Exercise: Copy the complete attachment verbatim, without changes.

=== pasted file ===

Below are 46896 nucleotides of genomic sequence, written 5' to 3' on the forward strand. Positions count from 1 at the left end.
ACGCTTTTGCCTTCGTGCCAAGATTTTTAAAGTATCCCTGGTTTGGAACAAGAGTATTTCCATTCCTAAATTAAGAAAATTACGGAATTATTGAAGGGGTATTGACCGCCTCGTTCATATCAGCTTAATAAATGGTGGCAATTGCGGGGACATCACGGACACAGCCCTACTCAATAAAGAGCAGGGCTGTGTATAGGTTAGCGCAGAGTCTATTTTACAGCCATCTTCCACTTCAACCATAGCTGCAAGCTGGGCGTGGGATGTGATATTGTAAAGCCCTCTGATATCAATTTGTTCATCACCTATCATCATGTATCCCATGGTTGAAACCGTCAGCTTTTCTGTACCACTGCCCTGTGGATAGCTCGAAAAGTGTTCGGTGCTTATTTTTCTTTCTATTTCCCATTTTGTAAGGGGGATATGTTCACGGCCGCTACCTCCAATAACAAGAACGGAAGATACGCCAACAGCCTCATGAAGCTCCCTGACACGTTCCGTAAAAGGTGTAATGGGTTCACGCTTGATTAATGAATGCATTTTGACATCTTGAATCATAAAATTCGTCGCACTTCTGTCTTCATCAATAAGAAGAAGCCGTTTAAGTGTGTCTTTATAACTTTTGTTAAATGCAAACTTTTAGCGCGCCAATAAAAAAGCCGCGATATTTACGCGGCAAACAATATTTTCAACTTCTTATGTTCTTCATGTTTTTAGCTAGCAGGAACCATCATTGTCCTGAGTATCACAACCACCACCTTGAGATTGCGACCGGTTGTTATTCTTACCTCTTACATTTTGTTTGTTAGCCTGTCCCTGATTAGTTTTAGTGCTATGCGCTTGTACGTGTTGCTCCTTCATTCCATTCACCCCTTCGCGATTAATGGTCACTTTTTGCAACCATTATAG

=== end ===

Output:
Below are 46896 nucleotides of genomic sequence, written 5' to 3' on the forward strand. Positions count from 1 at the left end.
ACGCTTTTGCCTTCGTGCCAAGATTTTTAAAGTATCCCTGGTTTGGAACAAGAGTATTTCCATTCCTAAATTAAGAAAATTACGGAATTATTGAAGGGGTATTGACCGCCTCGTTCATATCAGCTTAATAAATGGTGGCAATTGCGGGGACATCACGGACACAGCCCTACTCAATAAAGAGCAGGGCTGTGTATAGGTTAGCGCAGAGTCTATTTTACAGCCATCTTCCACTTCAACCATAGCTGCAAGCTGGGCGTGGGATGTGATATTGTAAAGCCCTCTGATATCAATTTGTTCATCACCTATCATCATGTATCCCATGGTTGAAACCGTCAGCTTTTCTGTACCACTGCCCTGTGGATAGCTCGAAAAGTGTTCGGTGCTTATTTTTCTTTCTATTTCCCATTTTGTAAGGGGGATATGTTCACGGCCGCTACCTCCAATAACAAGAACGGAAGATACGCCAACAGCCTCATGAAGCTCCCTGACACGTTCCGTAAAAGGTGTAATGGGTTCACGCTTGATTAATGAATGCATTTTGACATCTTGAATCATAAAATTCGTCGCACTTCTGTCTTCATCAATAAGAAGAAGCCGTTTAAGTGTGTCTTTATAACTTTTGTTAAATGCAAACTTTTAGCGCGCCAATAAAAAAGCCGCGATATTTACGCGGCAAACAATATTTTCAACTTCTTATGTTCTTCATGTTTTTAGCTAGCAGGAACCATCATTGTCCTGAGTATCACAACCACCACCTTGAGATTGCGACCGGTTGTTATTCTTACCTCTTACATTTTGTTTGTTAGCCTGTCCCTGATTAGTTTTAGTGCTATGCGCTTGTACGTGTTGCTCCTTCATTCCATTCACCCCTTCGCGATTAATGGTCACTTTTTGCAACCATTATAG